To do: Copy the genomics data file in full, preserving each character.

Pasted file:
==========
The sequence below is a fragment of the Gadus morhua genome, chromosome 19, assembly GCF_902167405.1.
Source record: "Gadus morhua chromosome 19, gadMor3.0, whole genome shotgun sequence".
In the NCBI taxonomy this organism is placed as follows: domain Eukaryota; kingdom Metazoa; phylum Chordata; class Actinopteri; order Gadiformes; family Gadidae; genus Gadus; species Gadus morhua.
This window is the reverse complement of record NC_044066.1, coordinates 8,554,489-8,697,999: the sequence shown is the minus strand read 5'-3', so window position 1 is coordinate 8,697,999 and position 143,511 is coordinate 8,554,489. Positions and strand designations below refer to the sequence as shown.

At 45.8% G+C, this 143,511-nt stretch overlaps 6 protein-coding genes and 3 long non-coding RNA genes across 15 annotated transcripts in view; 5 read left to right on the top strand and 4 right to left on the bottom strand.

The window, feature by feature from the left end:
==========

The sequence below is a fragment of the Gadus morhua genome, chromosome 19, assembly GCF_902167405.1.
Source record: "Gadus morhua chromosome 19, gadMor3.0, whole genome shotgun sequence".
In the NCBI taxonomy this organism is placed as follows: domain Eukaryota; kingdom Metazoa; phylum Chordata; class Actinopteri; order Gadiformes; family Gadidae; genus Gadus; species Gadus morhua.
This window is the reverse complement of record NC_044066.1, coordinates 8,554,489-8,697,999: the sequence shown is the minus strand read 5'-3', so window position 1 is coordinate 8,697,999 and position 143,511 is coordinate 8,554,489. Positions and strand designations below refer to the sequence as shown.

At 45.8% G+C, this 143,511-nt stretch overlaps 6 protein-coding genes and 3 long non-coding RNA genes across 15 annotated transcripts in view; 5 read left to right on the top strand and 4 right to left on the bottom strand.

The window, feature by feature from the left end: